Wisconsin Supreme Court Picks Up the Pace Under New Procedure

This installment is the second in our series on the Wisconsin Supreme Court’s 2017-18 term.  For the previous installment, click here.

The United States Supreme Court made headlines earlier this year for getting behind on its work.  Fortunately, Wisconsin’s supreme court has been trending in the opposite direction.  What is behind this development?

We wrote in December 2014 about the Wisconsin court’s new opinion drafting procedure.  As we discussed then:

  • A series of deadlines and flowcharts now govern each stage of the opinion-writing process and limit the timing of opinion revisions.
  • Justices no longer, as they once did, discuss draft opinions in conference, unless a majority of the court affirmatively votes to do so.
  • Justices can no longer place indefinite “holds” on the release of the court’s opinion.
  • Separate writings may be released after majority opinions, if necessary (though we haven’t seen this happen yet).

While the new procedure drew considerable criticism when it was adopted, the court has been releasing opinions faster since then.  By the end of April 2018, the court had released 28 opinions, nearly half of the cases that it decided during the term. By the end of June, the court had released 90% of its opinions, leaving only five decisions to be released in July.  By comparison, in the last term when the court did not use this procedure, two-thirds of its opinions had not been released by the end of June, and two opinions were not released until August.

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Overview of the Wisconsin Supreme Court’s 2017-18 Term

The Wisconsin Supreme Court’s 2018-19 term began with arguments last month, and the first opinion of the term is expected tomorrow. Before we dive into this year’s term, we thought we would review the statistics of the 2017-18 term and highlight a couple of the court’s important decisions from the term, which saw the conclusion of Justice Michael Gableman’sservice and the election of his successor, Justice Rebecca Dallet.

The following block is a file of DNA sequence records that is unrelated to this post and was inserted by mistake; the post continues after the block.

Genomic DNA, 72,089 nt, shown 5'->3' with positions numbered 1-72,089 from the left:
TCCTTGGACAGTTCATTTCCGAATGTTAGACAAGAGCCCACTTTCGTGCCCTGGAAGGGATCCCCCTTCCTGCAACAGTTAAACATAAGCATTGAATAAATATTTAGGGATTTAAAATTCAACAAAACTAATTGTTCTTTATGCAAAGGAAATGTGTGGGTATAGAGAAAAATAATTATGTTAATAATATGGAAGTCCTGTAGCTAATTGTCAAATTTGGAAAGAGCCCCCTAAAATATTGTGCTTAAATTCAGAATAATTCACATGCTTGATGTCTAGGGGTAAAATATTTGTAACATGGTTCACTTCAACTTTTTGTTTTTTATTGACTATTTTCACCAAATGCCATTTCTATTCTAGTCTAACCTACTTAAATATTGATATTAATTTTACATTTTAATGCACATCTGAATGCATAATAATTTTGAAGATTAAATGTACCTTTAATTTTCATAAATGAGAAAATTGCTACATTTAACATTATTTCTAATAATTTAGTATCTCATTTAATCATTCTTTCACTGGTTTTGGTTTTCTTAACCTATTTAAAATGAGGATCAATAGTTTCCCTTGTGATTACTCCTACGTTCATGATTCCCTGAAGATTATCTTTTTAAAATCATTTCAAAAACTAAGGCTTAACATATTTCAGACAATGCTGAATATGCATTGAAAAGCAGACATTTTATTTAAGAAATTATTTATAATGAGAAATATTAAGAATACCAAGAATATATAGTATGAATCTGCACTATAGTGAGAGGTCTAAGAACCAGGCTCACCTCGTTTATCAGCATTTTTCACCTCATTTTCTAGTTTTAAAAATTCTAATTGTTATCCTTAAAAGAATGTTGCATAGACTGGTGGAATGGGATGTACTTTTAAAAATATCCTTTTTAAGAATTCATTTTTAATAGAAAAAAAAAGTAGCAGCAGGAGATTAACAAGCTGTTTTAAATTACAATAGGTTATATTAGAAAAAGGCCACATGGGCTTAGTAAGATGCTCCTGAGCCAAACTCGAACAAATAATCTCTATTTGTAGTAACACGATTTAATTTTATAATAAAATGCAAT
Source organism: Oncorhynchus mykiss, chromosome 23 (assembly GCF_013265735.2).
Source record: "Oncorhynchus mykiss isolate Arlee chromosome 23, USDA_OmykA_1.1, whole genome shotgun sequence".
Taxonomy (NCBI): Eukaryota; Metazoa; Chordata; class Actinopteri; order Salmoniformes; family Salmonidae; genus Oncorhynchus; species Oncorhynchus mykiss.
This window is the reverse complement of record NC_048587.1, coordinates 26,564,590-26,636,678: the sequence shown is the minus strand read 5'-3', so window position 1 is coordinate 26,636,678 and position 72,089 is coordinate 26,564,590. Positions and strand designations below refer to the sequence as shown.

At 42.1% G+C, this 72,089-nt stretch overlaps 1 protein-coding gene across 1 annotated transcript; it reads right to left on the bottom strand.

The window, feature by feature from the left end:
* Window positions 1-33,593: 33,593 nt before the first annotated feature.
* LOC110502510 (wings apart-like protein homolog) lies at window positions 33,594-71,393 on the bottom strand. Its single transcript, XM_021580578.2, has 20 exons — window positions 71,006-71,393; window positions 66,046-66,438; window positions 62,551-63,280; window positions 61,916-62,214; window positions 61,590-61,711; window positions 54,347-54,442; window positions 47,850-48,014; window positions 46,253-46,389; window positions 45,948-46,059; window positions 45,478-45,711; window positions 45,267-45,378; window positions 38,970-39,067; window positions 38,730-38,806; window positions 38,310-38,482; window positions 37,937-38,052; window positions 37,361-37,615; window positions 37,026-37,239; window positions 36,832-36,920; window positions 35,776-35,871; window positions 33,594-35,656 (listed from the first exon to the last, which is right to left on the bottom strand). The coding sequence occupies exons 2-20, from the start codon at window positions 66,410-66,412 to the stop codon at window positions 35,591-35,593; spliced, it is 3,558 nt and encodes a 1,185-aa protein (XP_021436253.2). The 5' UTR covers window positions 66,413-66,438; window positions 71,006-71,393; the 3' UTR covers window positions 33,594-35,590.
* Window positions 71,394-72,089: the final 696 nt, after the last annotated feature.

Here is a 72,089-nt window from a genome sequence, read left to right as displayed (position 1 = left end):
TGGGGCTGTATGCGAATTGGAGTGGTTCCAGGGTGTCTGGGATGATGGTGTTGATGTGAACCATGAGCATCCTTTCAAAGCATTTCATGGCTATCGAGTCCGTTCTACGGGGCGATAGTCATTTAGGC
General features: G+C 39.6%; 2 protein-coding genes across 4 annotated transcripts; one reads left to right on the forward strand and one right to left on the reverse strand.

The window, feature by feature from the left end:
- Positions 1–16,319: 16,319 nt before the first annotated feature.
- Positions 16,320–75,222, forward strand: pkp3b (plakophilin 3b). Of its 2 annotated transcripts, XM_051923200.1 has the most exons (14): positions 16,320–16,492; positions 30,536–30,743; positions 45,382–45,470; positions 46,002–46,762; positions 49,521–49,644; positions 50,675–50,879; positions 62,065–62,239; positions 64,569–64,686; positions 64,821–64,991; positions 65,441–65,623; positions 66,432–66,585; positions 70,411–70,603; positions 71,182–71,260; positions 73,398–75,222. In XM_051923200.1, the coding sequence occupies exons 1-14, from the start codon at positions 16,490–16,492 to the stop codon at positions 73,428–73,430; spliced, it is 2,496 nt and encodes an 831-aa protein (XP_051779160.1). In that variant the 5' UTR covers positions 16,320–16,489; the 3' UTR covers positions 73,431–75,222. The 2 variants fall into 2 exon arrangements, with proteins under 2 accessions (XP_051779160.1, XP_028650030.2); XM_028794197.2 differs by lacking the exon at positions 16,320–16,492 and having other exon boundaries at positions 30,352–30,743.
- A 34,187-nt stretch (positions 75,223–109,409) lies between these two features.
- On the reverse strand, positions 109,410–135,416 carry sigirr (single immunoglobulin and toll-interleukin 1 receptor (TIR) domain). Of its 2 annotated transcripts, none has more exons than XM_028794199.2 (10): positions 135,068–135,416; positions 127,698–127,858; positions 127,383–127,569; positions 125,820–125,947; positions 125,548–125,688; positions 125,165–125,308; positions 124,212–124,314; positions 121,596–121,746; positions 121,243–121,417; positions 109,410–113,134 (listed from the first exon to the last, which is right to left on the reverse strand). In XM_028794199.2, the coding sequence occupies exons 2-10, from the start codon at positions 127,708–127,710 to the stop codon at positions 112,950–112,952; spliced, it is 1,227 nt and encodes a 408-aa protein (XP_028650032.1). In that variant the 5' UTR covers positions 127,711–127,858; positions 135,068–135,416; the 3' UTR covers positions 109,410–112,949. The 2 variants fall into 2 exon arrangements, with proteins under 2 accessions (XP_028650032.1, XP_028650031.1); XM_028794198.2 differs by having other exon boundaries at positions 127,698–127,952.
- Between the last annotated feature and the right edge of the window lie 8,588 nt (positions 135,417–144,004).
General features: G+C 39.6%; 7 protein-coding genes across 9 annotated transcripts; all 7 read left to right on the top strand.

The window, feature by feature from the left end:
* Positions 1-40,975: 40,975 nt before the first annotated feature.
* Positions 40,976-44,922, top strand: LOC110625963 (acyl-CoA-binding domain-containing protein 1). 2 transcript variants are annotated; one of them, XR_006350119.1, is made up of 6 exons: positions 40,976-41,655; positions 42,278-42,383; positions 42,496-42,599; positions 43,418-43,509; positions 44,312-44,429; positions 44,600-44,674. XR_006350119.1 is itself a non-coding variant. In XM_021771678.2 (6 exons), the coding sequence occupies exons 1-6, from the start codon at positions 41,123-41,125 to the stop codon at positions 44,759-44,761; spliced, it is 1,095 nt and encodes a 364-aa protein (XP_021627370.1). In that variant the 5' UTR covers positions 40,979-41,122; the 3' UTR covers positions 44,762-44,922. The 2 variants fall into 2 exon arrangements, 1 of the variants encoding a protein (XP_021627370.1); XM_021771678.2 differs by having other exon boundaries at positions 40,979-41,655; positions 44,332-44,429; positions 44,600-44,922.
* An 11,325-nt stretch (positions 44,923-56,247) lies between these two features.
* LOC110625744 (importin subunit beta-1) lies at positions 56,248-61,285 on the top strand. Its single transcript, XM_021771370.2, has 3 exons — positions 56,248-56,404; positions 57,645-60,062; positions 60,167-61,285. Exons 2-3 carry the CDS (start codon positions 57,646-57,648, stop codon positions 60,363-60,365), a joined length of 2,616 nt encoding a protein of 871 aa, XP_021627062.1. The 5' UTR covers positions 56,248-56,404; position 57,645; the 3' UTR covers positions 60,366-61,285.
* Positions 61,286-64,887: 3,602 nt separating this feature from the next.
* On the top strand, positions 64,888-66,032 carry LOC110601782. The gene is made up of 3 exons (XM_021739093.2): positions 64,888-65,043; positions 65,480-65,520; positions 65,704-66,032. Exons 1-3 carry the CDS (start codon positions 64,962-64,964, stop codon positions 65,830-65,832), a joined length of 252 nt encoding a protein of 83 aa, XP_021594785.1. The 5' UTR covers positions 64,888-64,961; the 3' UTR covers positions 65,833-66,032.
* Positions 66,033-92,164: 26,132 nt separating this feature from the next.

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Seventh Circuit Issues Two Opinions Limiting Scope of State and Local Authority over Labor Law

Over the course of the past two weeks, the Seventh Circuit has issued two separate opinions that limit the ability of state and local governments to craft their own labor law policy.  In doing so, the court created a circuit split and raised an interesting question of the ability of the lower courts to disregard Supreme Court summary dispositions when the dispositions have arguably been undermined by later case law.

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SCOTUS Keeps Door Open for Federal-Law, State-Court Securities Class Actions.  Where Does This Leave Katz?

In Cyan, Inc. v. Beaver County Employees Retirement Fund, No. 15-1439 (Mar. 20, 2018), the Supreme Court recently held that certain federal securities-law claims could proceed in state courts—despite the narrowing effect of the Private Securities Litigation Reform Act (PSLRA) and the Securities Litigation Uniform Standards Act (SLUSA)—and that those claims were not removable to federal court under SLUSA’s removal provision.  But Cyan leaves intact (for now, at least) Seventh Circuit law on the removal of 1933 Act claims under the Class Action Fairness Act (CAFA).

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Seventh Circuit Records First Video of Oral Argument

Those who follow the workings of the U.S. Court of Appeals for the Seventh Circuit are no doubt accustomed to visiting the court’s website (http://www.ca7.uscourts.gov) to read the daily release of published opinions or to listen to the court’s audio recordings of oral arguments. The former are available here; the latter are available here and normally are posted in the afternoon, a few hours after that morning’s oral arguments.

Court watchers now have a new option available from the Seventh Circuit: video of certain oral arguments. The court reviewed the practices of other courts around the country that video-recorded their oral arguments, and, on May 1, 2018, it adopted Operating Procedure 11, which allows for a “request for video-recording” to “be submitted to the Clerk of the Court not later than one week before oral argument.” The Operating Procedure further provides an opportunity for the parties to object and leaves the decision in the “sole discretion” of the argument panel. (The Operating Procedure notes that “[t]he panel will normally deny the request if one member objects.”)

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